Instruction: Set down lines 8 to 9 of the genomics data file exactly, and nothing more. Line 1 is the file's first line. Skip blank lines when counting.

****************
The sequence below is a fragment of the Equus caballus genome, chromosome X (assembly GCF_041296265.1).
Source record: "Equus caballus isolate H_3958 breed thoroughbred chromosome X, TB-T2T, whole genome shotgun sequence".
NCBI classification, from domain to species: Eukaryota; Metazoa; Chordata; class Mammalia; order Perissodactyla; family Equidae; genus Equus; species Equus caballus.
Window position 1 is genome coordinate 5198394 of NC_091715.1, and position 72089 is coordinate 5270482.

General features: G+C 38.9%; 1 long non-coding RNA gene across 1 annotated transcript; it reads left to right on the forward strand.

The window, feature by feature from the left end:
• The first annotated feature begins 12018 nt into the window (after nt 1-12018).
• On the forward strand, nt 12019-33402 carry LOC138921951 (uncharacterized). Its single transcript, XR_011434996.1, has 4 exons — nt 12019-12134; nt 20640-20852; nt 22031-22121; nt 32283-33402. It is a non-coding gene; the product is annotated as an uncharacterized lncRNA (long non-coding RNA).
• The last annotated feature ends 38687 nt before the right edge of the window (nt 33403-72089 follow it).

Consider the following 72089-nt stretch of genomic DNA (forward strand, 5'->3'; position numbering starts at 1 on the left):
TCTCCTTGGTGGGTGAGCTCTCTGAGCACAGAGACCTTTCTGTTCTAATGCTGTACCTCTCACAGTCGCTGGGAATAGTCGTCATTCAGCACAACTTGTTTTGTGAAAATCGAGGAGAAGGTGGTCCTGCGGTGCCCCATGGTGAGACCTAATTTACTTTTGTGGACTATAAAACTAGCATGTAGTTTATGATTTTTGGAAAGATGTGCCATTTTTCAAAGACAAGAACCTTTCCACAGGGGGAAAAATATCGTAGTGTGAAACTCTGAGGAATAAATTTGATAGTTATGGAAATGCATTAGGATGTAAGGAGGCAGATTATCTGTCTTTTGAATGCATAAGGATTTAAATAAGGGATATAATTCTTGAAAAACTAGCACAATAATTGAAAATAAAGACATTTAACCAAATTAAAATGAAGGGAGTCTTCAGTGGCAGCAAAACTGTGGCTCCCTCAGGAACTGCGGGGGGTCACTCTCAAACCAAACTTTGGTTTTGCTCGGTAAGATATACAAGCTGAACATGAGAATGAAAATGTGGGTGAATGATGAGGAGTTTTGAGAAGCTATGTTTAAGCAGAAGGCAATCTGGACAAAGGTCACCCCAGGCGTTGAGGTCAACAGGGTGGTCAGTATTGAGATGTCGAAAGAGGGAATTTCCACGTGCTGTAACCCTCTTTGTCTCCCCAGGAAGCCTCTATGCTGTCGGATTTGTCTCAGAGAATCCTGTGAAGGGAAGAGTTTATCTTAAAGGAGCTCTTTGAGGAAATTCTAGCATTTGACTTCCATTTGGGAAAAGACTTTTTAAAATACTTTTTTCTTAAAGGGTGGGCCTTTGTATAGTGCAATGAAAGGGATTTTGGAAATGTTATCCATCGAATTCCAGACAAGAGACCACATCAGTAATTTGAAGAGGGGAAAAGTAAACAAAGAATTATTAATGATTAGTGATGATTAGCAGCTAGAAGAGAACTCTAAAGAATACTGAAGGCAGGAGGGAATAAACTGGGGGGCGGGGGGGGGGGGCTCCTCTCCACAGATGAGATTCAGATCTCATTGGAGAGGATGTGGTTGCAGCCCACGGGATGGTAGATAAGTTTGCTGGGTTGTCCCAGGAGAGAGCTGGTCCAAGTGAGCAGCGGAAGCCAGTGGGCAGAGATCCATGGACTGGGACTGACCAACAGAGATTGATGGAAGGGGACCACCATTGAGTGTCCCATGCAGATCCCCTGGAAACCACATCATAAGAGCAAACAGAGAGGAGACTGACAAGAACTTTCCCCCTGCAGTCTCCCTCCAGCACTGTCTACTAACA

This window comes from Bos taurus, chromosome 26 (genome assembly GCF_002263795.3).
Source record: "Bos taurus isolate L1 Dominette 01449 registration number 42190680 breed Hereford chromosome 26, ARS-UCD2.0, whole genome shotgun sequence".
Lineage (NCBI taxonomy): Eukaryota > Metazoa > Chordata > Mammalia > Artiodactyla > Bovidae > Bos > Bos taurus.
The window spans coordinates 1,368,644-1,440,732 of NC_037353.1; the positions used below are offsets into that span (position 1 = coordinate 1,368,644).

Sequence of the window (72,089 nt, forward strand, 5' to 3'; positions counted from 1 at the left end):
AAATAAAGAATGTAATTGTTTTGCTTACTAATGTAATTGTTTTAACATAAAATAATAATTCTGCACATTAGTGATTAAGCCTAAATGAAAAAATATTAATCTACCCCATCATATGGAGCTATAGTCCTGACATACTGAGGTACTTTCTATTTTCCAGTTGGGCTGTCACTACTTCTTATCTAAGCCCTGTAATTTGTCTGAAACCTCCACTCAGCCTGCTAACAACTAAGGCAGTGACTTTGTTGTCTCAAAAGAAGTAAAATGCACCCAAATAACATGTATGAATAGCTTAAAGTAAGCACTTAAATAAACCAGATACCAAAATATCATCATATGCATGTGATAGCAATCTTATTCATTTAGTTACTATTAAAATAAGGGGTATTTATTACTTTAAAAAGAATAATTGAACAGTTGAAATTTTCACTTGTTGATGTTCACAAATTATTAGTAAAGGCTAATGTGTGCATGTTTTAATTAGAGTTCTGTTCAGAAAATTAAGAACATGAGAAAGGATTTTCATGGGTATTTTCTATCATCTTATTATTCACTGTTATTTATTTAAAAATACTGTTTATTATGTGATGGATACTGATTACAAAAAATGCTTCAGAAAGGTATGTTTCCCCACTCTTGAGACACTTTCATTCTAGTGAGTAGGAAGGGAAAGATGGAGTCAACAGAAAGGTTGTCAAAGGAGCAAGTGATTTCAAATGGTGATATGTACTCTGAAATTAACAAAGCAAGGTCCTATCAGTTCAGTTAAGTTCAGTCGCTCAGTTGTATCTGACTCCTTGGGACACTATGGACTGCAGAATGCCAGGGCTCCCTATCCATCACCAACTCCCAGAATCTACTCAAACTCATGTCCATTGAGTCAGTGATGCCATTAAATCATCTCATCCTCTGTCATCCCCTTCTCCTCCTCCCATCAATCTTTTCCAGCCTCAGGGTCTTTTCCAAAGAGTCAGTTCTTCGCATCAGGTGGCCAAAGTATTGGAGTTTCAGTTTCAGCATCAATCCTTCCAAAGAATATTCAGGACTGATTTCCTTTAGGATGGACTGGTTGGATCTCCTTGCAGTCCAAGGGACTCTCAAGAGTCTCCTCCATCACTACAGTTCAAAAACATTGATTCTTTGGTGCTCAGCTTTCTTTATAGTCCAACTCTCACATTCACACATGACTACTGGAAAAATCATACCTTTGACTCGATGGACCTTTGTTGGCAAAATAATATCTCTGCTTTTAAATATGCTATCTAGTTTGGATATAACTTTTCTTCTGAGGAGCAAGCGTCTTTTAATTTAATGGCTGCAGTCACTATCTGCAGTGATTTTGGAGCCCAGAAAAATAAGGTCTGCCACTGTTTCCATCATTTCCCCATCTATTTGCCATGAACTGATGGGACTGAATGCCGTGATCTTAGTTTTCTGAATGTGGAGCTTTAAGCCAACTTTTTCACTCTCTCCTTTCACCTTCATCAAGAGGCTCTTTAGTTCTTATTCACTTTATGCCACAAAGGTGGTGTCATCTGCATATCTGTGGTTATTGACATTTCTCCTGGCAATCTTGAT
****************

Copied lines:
• On the forward strand, nt 12019-33402 carry LOC138921951 (uncharacterized). Its single transcript, XR_011434996.1, has 4 exons — nt 12019-12134; nt 20640-20852; nt 22031-22121; nt 32283-33402. It is a non-coding gene; the product is annotated as an uncharacterized lncRNA (long non-coding RNA).
• The last annotated feature ends 38687 nt before the right edge of the window (nt 33403-72089 follow it).